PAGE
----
Austin Sigg sentenced to life in prison for death of Jessica Ridgeway in Colorado

The 18-year-old who pleaded guilty to kidnapping, killing and dismembering the body of 10-year-old Jessica Ridgeway was sentenced Tuesday to life in prison by a Colorado judge.

Austin Sigg was 17 at the time of the crimes, so he could not be sentenced to life without parole, which is the sentence Judge Stephen Munsinger said he wanted to impose. Sigg will be eligible for parole after 40 years for the murder charge, but Munsinger sentenced him to almost 100 additional years for the other charges against him, saying he expects Sigg to be confined to a cell for the rest of his natural life.

Ridgeway's family members have been in court wearing the little girl's favorite color, purple, and asked the judge Monday for the harshest possible sentence.

"This monster took away from me the light, at least, of my life," said Christine Ridgeway, Jessica's grandmother. "It shattered the core of my family."

Jessica Ridgeway's mother kept her comments brief, telling Sigg his name will quickly be forgotten, but people will continue to remember the "legacy that Jessica left behind."

Dr. Anna Salter, a psychologist who testified for the prosecution on Monday, labeled Sigg a sadist, called him callous and said he shows psychopathic characteristics.

"He certainly had no empathy for Jessica Ridgeway either during or after the offense. When he talked about dismembering her during the (police) interview, he was eating a snack at the time," Salter said.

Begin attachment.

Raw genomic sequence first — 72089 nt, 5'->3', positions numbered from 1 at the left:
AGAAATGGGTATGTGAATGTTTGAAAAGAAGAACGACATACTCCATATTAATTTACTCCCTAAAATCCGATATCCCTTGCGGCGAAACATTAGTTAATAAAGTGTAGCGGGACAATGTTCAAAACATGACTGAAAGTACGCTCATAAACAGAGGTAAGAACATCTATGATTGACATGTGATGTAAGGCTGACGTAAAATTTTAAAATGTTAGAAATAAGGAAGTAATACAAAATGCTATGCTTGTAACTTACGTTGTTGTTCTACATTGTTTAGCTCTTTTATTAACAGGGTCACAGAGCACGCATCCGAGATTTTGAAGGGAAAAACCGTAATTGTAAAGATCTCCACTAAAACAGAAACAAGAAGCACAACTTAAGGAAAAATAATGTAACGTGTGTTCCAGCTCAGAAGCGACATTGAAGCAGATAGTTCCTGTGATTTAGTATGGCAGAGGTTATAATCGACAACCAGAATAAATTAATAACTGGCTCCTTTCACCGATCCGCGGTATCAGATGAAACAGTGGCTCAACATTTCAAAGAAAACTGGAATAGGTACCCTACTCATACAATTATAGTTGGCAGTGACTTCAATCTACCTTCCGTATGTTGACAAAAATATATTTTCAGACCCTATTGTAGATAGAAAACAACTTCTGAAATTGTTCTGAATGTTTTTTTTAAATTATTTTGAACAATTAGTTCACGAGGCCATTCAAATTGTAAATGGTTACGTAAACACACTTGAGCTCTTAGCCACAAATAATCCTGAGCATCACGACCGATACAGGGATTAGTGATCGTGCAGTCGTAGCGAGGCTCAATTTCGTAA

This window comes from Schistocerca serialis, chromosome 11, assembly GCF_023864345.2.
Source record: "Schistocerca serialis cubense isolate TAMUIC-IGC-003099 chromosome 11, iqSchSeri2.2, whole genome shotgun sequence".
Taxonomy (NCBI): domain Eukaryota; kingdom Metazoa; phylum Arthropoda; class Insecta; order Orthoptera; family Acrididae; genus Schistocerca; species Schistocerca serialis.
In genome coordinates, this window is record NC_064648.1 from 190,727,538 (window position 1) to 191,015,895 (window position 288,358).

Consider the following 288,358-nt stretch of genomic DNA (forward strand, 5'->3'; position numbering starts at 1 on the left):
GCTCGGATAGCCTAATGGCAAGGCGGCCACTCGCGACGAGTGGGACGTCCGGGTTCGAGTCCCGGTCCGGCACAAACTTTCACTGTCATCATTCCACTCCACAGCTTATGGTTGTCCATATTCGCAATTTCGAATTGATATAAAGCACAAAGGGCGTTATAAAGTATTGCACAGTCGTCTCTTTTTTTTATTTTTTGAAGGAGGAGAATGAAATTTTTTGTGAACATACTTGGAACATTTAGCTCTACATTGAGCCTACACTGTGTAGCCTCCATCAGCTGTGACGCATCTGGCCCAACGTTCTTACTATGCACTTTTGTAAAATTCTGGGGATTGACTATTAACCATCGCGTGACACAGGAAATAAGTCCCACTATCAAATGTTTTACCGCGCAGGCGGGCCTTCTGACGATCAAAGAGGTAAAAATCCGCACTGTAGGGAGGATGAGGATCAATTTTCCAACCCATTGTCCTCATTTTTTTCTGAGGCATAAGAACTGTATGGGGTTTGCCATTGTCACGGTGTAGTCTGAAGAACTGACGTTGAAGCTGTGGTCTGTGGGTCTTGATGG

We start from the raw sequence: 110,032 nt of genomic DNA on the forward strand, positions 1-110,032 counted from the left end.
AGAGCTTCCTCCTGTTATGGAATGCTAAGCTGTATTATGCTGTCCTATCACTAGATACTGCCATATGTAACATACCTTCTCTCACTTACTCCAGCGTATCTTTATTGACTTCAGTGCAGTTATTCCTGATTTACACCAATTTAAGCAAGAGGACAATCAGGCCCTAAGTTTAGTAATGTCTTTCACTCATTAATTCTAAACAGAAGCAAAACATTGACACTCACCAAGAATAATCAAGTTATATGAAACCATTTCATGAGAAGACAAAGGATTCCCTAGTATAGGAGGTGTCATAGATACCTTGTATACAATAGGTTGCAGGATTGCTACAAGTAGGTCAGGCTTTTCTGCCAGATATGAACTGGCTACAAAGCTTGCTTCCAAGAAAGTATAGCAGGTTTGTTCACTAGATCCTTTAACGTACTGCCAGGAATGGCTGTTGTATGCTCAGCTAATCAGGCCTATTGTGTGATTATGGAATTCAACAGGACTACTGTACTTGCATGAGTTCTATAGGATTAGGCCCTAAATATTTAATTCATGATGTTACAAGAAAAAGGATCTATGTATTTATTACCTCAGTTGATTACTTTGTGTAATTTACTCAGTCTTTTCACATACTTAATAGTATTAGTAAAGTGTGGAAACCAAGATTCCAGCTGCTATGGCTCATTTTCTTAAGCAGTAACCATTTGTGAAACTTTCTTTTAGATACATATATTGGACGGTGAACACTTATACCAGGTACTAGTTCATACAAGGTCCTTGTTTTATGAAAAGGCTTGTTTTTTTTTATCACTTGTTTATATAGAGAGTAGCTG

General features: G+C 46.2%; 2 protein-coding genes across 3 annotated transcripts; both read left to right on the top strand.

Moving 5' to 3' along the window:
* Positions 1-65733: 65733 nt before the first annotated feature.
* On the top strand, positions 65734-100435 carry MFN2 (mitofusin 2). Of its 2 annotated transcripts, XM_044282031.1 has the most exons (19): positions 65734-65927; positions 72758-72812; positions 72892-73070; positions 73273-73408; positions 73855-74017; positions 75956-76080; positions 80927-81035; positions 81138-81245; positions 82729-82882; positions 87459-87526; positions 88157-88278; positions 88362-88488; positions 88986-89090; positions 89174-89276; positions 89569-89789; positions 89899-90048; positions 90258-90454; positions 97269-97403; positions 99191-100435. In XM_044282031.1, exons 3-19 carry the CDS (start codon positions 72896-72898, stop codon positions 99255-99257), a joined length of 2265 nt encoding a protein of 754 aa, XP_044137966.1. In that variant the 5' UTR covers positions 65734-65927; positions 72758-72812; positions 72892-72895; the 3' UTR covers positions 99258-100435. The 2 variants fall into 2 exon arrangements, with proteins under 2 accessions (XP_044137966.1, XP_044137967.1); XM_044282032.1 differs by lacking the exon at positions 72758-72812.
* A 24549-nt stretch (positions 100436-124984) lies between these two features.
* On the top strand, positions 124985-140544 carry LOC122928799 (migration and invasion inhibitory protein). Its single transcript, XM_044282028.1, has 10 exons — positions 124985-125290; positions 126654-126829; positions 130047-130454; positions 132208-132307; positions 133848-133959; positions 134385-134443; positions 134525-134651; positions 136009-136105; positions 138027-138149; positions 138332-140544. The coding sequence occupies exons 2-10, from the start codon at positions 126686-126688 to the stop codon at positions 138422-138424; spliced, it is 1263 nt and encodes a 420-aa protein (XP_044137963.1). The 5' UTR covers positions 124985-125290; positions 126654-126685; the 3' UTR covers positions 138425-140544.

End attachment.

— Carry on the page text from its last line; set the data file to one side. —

Sigg also pleaded guilty to an attack on a female jogger in May 2012. Salter said that Sigg tried to capture the woman using homemade chloroform and that he went on to learn from that failed attempt, deciding to "go after a smaller body."

Jessica Ridgeway was kidnapped on October 5, 2012, as she walked to school in Westminster, Colorado.

Investigators found her dismembered body five days later. Salter said Sigg's act was calculated -- not impulsive -- and he tried to throw police off his trail. Salter said the teen put some of Ridgeway's belongings in her backpack and dumped it in one area while placing her torso in another location.

Sigg's mother is the one who turned her son into police. She tried getting Sigg help in 2008 after catching him looking at child pornography, according to Salter. Salter also testified about disturbing Internet searches found on Sigg's computer relating to rape, torture and murder.

Sigg's defense attorneys showed baby photos to the judge Tuesday and talked about Sigg as a son, brother, student and classmate.

According to the defense, Sigg's mother allegedly inhaled strong paint fumes two months before Sigg was born and fell down concrete steps six months before his birth. The defense also said Sigg was born with a deformity in his intestines and had to undergo several surgeries starting when he was 2 months old.

Teachers who worked with Sigg called him loving, compassionate and sweet, according to the defense. Sigg's attorneys additionally suggested he was bullied by classmates.

The chief of the Westminster Police Department, Lee Birk, told reporters after the sentencing that it was a bittersweet day.

"Certainly the judicial process has run its course and we had the best outcome we could hope for. But nothing we could do can bring back Jessica," said Birk, who called Sigg's crimes horrific, callous and depraved. "It was truly a reflection of pure evil and Austin Sigg deserves everything he got."

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